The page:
Set boundaries for the times of day you are working, and when you are off (and don't forget to check out our next post in this series, Dealing with Distraction,s for more about this point!). Not only is it good for your mental health, it is also how you can streamline your productivity, while protecting your precious time with your family or for yourself.

Use workflow and project management tools.

Shared online workflow tools like Trello or Asana are free or inexpensive, depending on the features you need to use. These tools allow teams to share progress on projects, tasks, and deadlines. Some even allow for team calendar integration, and have messaging/chat features.

Keep your shared calendars up to date.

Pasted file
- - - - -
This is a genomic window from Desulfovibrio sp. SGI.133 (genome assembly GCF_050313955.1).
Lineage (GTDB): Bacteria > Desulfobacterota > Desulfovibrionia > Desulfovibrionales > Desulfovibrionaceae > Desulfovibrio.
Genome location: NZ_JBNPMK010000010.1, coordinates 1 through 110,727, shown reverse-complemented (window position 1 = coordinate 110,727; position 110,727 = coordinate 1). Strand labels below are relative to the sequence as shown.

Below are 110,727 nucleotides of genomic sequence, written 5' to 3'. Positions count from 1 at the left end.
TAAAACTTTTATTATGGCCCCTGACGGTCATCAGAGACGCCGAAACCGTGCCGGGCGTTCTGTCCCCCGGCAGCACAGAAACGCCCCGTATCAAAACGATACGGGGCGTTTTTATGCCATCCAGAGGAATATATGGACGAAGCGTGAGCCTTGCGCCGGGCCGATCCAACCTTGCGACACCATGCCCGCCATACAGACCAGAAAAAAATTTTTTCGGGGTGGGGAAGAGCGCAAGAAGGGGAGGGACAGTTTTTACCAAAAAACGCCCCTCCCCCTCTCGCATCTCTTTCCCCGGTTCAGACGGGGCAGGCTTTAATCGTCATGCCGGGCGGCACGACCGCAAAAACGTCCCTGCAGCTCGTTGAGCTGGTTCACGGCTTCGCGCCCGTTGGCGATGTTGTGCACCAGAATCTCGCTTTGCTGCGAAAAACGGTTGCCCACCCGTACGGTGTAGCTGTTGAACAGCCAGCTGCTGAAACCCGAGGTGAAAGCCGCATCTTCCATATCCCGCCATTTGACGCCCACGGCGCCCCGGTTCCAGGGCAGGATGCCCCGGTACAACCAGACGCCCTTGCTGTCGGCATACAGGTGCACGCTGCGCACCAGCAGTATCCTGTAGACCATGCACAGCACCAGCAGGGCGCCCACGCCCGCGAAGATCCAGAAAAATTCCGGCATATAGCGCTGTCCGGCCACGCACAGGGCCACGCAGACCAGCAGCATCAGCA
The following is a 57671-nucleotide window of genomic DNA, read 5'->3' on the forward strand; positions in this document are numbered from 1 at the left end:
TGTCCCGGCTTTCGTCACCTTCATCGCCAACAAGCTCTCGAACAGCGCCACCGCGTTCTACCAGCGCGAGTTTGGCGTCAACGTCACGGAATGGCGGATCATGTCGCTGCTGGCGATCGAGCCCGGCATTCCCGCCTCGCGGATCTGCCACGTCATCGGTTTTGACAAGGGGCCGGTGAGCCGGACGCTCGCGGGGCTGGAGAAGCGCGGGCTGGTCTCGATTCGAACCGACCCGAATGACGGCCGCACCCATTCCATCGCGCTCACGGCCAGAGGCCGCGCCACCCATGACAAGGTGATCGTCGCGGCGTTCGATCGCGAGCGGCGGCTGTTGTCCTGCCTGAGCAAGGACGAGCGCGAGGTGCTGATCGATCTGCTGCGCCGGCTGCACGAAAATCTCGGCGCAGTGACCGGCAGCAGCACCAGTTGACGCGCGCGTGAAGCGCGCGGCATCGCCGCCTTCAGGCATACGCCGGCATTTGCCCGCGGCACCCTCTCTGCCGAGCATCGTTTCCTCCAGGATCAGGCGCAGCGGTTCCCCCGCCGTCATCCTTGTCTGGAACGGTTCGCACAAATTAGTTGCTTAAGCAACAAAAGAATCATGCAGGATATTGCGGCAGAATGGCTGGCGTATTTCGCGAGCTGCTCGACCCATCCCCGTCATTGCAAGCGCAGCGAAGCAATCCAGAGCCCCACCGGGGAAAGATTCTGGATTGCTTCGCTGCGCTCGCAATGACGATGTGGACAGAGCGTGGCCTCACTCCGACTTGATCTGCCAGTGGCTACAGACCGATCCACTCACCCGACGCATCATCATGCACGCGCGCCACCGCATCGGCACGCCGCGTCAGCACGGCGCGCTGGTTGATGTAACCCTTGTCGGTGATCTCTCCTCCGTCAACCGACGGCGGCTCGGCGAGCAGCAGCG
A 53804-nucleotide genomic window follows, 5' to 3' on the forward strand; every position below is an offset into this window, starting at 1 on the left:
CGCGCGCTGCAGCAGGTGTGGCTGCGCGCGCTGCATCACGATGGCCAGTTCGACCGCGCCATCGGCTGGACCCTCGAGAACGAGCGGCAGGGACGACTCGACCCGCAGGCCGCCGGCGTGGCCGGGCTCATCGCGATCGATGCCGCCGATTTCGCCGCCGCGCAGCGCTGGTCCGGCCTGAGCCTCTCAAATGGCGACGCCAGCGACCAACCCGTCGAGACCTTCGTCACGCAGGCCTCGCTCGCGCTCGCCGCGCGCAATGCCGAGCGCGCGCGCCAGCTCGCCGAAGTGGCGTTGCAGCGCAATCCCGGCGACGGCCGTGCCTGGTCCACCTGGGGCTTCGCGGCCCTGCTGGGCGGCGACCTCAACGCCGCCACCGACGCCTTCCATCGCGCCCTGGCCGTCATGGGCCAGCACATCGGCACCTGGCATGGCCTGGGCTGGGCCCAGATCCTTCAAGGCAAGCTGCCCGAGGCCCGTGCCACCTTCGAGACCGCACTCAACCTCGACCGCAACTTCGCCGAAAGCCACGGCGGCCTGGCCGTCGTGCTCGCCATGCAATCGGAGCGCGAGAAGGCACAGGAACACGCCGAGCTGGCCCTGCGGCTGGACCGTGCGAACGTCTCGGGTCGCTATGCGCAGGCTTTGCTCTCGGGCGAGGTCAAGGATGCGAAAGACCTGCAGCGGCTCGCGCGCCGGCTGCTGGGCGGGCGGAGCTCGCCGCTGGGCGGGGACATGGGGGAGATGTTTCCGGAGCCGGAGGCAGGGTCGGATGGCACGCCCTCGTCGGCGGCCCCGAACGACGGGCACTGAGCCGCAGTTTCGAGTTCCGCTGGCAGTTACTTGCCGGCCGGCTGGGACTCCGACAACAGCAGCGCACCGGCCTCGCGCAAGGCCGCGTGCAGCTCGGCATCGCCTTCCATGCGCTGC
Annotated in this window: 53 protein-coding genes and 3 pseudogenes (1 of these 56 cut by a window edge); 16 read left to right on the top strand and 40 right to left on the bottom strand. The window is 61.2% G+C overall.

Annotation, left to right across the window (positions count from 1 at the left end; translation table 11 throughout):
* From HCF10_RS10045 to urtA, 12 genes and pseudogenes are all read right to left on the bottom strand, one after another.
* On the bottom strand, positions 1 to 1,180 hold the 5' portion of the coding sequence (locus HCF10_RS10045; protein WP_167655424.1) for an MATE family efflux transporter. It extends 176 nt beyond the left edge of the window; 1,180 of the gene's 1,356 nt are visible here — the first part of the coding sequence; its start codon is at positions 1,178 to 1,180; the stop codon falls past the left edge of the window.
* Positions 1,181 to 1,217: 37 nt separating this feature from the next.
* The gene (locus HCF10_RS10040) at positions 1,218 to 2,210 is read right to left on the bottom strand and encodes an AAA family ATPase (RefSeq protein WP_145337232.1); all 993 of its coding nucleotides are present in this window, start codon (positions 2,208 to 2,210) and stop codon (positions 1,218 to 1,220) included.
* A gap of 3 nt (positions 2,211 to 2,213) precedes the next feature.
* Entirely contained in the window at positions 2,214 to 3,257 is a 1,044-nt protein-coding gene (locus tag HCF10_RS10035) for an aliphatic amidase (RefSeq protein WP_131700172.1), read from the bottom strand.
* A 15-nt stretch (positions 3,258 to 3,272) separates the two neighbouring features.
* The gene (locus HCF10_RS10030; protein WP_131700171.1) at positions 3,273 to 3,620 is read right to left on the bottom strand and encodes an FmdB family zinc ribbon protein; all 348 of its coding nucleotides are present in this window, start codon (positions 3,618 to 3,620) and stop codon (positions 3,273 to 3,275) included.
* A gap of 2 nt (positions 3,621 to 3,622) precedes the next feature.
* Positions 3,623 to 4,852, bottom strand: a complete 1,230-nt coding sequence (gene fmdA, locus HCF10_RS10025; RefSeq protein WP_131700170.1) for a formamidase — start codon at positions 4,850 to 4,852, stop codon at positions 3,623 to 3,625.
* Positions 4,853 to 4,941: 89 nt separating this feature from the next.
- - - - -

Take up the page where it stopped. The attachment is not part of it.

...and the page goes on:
Your team can't see if you're at your desk or peek over the cubicle wall to ask if next Tuesday at 10 a.m. works for you for that pitch meeting, so let them know when you are available by keeping your calendar up to date. Also important: update your availability status icons on tools like Outlook, Slack, and Skype, so your team knows if you are “in” or “out” of the office in real time.


Above all else, be flexible. Even though my team and I do this day in and day out, we still run into miscommunication, misplaced files, and forgotten details. It happens. We’re all human, and especially right now—we are all dealing with a lot.

If you work at home, I’d love to hear your tips and tricks for managing communication. Leave a comment to share lessons you’ve learned or questions you have for my team! 

Stay well! 


1. Analyze your goals  2. Create a custom strategy  3. Execute the strategy so that you see results!

Work at Home Series: Work Zones

To work at home, a woman sits at her desk in a detached shed converted to an office

Work at Home Series: Work Zones

To work at home, a woman sits at her desk in a detached shed converted to an office